“Healthyish” isn’t actually a word in the dictionary. But you probably don’t have to look up this trendy term to get a sense of what it means.
“There’s healthier, and then there’s hardcore healthy,” says Loyola University Dining Services Marketing and Wellness Manager Lindsay Winn. “I think a lot of times people say they want healthier. But when you give them completely healthy, they don’t necessarily like it.”
That was the guiding principal when Loyola recently decided to add a second residential dining hall on campus, dubbed Boulder 2.0. The 250 seats in Boulder Garden Café, the main dining area, could no longer accommodate the growing student population and the lines were getting out of control. But instead of replicating the original menu in the new space, Loyola foodservice Parkhurst Dining opted to take the healthyish route.
Curried sweet potato hummus with pumpkin seeds (left) and the quinoa bowl with kale, ham, avocado and cage-free fried egg.
“When we had conducted surveys, we’d gotten a lot of student feedback about how they wanted more healthier options. But we wanted it to still be relatable,” Winn says. That meant finding new ways to serve old favorites. Instead of devoting an entire program to green juices and paleo bowls, Parkhurst focused on creating a menu filled with fresh, local, minimally processed fare. The food would be made largely from scratch and would utilize healthier cooking methods, like roasting instead of frying.
For instance, the deli had always been popular in the main dining hall. Instead of serving the usual cold cut sandwiches, Parkhurst brainstormed fresher selections—many of which were meatless. Think housemade falafel with tzatziki sauce, spinach artichoke grilled cheese, bahn mi with pickled vegetables, grilled portobello and onion sandwiches and Hawaiian tuna burgers. Some more familiar favorites also made the cut, like turkey meatball subs, shrimp po’boys, chicken fajita wraps, grilled chicken Parmesan with low-fat mozzarella, and turkey and Brie sandwiches on focaccia.
Parkhurst also sought to incorporate more of the food trends that are big with younger customers. At the Sunny Side egg bar, students can get breakfast-inspired meals all day long. That includes standards like build-your-own omelets, along with less expected options like shrimp and cheese grits with a fried egg; quinoa bowls with kale, ham, avocado and a fried egg; breakfast sandwiches with turkey bacon and guacamole; breakfast tacos; huevos rancheros; and the ever-popular avocado toast. The Med Bar, which highlights popular Mediterranean flavors and whole grains, is a fresh take on the typical salad bar serving up a variety of composed salads—including barley, kale,and apple salad; faro, beet and feta salad; and shrimp, asparagus and quinoa salad. There’s also a bevy of dips that go beyond the usual hummus—like curried sweet potato hummus, black bean hummus, and garlic and white bean dip.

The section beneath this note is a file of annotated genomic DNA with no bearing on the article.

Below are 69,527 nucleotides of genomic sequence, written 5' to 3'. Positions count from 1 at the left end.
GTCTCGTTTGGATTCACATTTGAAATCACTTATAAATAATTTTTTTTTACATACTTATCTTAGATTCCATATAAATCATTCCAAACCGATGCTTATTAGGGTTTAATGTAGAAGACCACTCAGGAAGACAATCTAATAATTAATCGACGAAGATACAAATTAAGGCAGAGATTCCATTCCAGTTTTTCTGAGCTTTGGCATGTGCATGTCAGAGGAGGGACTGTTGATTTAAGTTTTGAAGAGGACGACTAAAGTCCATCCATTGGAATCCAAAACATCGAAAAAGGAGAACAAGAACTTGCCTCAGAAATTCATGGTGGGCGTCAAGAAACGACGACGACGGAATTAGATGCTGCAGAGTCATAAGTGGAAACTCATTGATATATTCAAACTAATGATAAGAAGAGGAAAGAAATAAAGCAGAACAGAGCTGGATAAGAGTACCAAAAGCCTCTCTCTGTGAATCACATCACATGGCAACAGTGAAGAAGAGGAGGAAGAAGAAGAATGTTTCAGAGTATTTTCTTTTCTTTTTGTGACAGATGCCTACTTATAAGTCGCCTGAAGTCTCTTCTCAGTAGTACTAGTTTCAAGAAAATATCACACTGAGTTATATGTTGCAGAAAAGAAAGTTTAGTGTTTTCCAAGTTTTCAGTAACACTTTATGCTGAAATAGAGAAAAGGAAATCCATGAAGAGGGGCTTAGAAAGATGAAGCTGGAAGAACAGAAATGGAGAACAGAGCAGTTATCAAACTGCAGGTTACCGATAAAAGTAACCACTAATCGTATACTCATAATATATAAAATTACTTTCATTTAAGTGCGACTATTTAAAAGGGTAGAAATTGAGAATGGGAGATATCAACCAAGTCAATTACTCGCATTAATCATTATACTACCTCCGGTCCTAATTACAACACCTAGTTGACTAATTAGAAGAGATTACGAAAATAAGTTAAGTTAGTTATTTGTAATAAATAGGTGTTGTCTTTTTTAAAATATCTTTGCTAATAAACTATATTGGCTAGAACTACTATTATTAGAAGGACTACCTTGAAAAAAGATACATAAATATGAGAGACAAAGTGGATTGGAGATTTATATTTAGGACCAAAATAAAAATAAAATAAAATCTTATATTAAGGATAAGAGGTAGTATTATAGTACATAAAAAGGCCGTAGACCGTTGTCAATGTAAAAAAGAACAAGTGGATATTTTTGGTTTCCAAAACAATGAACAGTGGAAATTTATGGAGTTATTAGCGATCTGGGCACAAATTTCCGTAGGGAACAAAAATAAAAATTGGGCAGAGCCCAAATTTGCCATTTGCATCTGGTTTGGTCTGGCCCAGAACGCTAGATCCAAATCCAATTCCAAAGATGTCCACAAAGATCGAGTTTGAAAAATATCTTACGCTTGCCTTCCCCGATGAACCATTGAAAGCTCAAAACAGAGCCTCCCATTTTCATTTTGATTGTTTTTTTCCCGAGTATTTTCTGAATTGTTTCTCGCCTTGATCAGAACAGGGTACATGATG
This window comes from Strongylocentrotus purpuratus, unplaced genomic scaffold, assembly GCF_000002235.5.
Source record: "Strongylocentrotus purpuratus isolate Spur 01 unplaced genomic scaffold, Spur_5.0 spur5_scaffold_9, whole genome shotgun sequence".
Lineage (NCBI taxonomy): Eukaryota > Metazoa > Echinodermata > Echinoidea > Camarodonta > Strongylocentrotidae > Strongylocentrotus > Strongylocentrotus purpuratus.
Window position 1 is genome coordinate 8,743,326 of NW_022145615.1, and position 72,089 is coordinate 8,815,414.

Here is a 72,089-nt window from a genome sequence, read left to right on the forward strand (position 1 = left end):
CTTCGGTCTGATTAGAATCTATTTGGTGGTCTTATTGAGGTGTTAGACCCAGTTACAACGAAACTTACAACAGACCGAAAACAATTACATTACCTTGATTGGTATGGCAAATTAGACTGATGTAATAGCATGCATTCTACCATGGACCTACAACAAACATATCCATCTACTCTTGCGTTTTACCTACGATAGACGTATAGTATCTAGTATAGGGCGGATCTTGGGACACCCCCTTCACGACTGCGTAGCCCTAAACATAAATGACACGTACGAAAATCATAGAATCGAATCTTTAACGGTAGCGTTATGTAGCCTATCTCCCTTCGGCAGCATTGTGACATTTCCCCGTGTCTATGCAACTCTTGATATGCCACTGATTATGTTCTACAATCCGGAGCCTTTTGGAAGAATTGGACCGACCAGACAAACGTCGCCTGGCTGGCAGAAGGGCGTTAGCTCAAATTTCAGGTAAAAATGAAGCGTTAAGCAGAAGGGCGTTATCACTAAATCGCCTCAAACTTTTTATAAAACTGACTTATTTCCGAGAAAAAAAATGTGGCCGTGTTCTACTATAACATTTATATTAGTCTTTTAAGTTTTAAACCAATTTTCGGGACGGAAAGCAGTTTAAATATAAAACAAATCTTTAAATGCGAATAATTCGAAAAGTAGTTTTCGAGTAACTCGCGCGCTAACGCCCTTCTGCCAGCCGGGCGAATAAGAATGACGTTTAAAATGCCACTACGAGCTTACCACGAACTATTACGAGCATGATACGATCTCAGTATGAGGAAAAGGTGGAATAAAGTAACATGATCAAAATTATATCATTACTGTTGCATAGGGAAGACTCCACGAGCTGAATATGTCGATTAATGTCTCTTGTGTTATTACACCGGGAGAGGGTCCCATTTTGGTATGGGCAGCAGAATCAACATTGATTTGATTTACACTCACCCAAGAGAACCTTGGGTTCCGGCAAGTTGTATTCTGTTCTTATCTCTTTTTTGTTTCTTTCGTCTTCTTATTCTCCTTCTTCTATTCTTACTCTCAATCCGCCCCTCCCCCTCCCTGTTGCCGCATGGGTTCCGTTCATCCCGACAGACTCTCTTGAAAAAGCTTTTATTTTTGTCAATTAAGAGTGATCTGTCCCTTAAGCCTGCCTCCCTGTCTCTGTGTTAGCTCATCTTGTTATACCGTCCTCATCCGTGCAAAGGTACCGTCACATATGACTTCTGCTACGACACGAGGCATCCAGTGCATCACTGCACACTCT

Tuna nicoise salad with balsamic reduction (left) and the Chobani Creation with low-fat Greek yogurt.
But opening Boulder 2.0 wasn’t just about offering lighter options and trendier ingredients. It also meant giving a diverse student body more ways to personalize their food and meet their individual dietary needs. “Making it customizable allows for more flexibility. It’s how this generation eats,” says Winn. Most of the offerings are made to order, so it’s easy for customers to request things like gluten-free bread or no cheese. Some of the other stations go the DIY route. The self-serve trail mix bar offers a range of rotating ingredients like gluten-free cereal, dried fruit, banana chips, nuts and M&Ms. “If you want to add the chocolate to your trail mix, you can. But you can also avoid it,” Winn says. It’s a similar concept at the Chobani Creation bar, where students can top Greek yogurt with add-ins like chia seeds, pumpkin seeds, and fresh or dried fruit.
Parkhurst has spread the word about Boulder 2.0 with traditional marketing tools like physical and digital signage since it opened in fall 2017. But they’ve found social media to be the most effective of all. Two years ago, Parkhurst rolled out a wellness program called Healthy Hound. “Anytime we have a new menu option, we put it out there with the #healthyhound hashtag. We’ve gotten a lot of engagement on the pictures of the food,” Winn says.
Despite basing Boulder 2.0 on requests for healthier options, Parkhurst wasn’t entirely sure what students would think of the food at the new hall. “As soon as you brand something as healthy, there’s this really negative connotation, or that it won’t taste as good,” says Winn. “But it’s been overall really positive. Students have responded that the food is still relatable.”
The bahn mi sandwich with pickled vegetables.